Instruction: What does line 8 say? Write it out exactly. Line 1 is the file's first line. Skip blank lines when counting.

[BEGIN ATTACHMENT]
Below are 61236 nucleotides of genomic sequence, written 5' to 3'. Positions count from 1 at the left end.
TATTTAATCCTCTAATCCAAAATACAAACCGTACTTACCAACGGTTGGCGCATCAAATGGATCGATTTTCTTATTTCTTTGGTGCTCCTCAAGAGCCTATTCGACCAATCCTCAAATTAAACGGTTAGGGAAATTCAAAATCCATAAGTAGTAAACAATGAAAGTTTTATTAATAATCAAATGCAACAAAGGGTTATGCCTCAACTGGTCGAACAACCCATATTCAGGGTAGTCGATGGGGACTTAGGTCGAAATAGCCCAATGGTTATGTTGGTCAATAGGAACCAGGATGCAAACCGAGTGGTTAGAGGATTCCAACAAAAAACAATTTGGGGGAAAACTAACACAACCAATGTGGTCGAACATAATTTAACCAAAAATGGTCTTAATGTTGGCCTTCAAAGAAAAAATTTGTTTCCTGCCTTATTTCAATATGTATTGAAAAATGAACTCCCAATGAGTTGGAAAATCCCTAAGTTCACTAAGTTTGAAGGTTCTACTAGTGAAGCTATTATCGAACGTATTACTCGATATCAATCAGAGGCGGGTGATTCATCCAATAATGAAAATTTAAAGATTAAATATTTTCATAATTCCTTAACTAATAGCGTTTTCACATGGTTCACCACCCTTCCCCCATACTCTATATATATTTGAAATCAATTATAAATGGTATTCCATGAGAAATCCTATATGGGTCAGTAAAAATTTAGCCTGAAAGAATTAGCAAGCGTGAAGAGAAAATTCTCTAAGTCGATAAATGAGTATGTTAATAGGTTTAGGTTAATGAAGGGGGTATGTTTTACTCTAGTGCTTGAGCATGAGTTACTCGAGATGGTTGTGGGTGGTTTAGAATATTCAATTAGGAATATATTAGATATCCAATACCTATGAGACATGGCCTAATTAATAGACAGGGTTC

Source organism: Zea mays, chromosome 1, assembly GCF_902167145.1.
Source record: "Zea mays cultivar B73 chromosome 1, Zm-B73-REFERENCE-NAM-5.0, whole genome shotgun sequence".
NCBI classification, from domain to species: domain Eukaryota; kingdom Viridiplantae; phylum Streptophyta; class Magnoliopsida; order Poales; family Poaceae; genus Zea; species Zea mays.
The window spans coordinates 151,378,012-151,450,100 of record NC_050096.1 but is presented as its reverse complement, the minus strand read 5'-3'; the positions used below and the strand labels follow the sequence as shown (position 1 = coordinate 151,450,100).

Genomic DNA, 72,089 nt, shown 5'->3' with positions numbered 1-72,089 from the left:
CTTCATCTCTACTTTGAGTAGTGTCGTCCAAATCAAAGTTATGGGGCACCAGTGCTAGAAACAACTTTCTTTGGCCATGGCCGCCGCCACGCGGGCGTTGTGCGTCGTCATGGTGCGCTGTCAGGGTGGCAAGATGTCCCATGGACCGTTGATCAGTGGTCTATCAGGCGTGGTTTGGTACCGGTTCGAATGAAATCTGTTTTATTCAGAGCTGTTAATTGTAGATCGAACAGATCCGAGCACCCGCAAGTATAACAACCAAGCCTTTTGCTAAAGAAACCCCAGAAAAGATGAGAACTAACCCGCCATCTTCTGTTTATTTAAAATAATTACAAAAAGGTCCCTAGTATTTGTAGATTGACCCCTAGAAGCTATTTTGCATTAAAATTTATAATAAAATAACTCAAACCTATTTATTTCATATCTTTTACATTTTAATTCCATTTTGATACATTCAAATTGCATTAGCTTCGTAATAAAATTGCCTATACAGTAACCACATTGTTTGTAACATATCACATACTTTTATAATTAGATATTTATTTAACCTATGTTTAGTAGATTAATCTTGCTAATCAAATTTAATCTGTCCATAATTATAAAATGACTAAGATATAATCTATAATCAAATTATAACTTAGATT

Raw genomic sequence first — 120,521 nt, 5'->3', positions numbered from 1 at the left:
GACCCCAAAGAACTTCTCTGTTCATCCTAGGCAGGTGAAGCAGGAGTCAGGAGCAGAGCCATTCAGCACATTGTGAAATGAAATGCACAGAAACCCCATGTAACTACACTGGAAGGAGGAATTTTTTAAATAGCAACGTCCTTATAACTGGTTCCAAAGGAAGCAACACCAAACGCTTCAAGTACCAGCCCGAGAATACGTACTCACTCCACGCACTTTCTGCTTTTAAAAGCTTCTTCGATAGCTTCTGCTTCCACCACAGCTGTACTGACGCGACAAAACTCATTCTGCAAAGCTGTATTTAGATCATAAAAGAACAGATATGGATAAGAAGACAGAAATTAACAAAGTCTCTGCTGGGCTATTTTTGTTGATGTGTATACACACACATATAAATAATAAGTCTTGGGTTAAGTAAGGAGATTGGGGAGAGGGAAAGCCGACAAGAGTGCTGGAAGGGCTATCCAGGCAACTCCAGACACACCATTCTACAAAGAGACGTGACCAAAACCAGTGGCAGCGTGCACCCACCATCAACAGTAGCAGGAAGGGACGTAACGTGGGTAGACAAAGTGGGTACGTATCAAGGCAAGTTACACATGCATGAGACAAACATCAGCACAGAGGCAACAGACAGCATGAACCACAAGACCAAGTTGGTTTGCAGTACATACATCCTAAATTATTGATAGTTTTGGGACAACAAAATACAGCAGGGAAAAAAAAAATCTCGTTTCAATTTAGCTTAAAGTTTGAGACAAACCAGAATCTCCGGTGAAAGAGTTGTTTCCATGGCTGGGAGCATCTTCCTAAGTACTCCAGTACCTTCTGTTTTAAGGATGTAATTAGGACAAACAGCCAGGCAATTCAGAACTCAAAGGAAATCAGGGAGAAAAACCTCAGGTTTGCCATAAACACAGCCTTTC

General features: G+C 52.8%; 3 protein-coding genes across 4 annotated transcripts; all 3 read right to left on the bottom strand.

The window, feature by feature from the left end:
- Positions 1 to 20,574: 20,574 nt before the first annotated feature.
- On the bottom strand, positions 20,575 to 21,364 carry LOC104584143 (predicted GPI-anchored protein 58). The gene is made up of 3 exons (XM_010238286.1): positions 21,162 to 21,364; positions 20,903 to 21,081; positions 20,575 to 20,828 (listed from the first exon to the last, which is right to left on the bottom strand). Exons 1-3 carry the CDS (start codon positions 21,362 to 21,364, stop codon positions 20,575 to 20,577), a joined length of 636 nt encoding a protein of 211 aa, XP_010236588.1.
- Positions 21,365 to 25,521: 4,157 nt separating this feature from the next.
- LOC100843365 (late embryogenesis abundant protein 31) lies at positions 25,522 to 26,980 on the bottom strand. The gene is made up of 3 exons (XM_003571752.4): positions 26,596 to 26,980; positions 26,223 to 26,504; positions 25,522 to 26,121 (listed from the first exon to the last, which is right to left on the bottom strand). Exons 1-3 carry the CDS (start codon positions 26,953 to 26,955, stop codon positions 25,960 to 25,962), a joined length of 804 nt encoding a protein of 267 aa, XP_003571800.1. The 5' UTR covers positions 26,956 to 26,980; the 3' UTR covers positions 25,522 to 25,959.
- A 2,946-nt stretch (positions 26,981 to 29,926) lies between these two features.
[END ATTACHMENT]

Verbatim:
CTTCATCTCTACTTTGAGTAGTGTCGTCCAAATCAAAGTTATGGGGCACCAGTGCTAGAAACAACTTTCTTTGGCCATGGCCGCCGCCACGCGGGCGTTGTGCGTCGTCATGGTGCGCTGTCAGGGTGGCAAGATGTCCCATGGACCGTTGATCAGTGGTCTATCAGGCGTGGTTTGGTACCGGTTCGAATGAAATCTGTTTTATTCAGAGCTGTTAATTGTAGATCGAACAGATCCGAGCACCCGCAAGTATAACAACCAAGCCTTTTGCTAAAGAAACCCCAGAAAAGATGAGAACTAACCCGCCATCTTCTGTTTATTTAAAATAATTACAAAAAGGTCCCTAGTATTTGTAGATTGACCCCTAGAAGCTATTTTGCATTAAAATTTATAATAAAATAACTCAAACCTATTTATTTCATATCTTTTACATTTTAATTCCATTTTGATACATTCAAATTGCATTAGCTTCGTAATAAAATTGCCTATACAGTAACCACATTGTTTGTAACATATCACATACTTTTATAATTAGATATTTATTTAACCTATGTTTAGTAGATTAATCTTGCTAATCAAATTTAATCTGTCCATAATTATAAAATGACTAAGATATAATCTATAATCAAATTATAACTTAGATT